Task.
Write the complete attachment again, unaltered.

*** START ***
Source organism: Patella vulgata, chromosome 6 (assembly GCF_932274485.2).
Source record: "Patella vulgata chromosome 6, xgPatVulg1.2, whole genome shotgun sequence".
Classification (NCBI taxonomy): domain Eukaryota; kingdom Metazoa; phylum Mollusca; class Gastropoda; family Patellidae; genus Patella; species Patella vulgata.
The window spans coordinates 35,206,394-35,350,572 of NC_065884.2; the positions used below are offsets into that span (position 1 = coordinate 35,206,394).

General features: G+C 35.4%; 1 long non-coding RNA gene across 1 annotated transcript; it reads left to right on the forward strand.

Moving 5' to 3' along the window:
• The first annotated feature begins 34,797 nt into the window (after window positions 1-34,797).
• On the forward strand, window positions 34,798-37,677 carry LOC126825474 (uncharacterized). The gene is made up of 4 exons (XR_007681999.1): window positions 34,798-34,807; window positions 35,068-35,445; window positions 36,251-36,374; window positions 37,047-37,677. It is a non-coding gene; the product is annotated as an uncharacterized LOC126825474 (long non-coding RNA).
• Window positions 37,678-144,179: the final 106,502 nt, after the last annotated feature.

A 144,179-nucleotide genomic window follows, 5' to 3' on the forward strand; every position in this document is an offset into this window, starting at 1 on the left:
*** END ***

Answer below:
Source organism: Patella vulgata, chromosome 6 (assembly GCF_932274485.2).
Source record: "Patella vulgata chromosome 6, xgPatVulg1.2, whole genome shotgun sequence".
Classification (NCBI taxonomy): domain Eukaryota; kingdom Metazoa; phylum Mollusca; class Gastropoda; family Patellidae; genus Patella; species Patella vulgata.
The window spans coordinates 35,206,394-35,350,572 of NC_065884.2; the positions used below are offsets into that span (position 1 = coordinate 35,206,394).

General features: G+C 35.4%; 1 long non-coding RNA gene across 1 annotated transcript; it reads left to right on the forward strand.

Moving 5' to 3' along the window:
• The first annotated feature begins 34,797 nt into the window (after window positions 1-34,797).
• On the forward strand, window positions 34,798-37,677 carry LOC126825474 (uncharacterized). The gene is made up of 4 exons (XR_007681999.1): window positions 34,798-34,807; window positions 35,068-35,445; window positions 36,251-36,374; window positions 37,047-37,677. It is a non-coding gene; the product is annotated as an uncharacterized LOC126825474 (long non-coding RNA).
• Window positions 37,678-144,179: the final 106,502 nt, after the last annotated feature.

A 144,179-nucleotide genomic window follows, 5' to 3' on the forward strand; every position in this document is an offset into this window, starting at 1 on the left: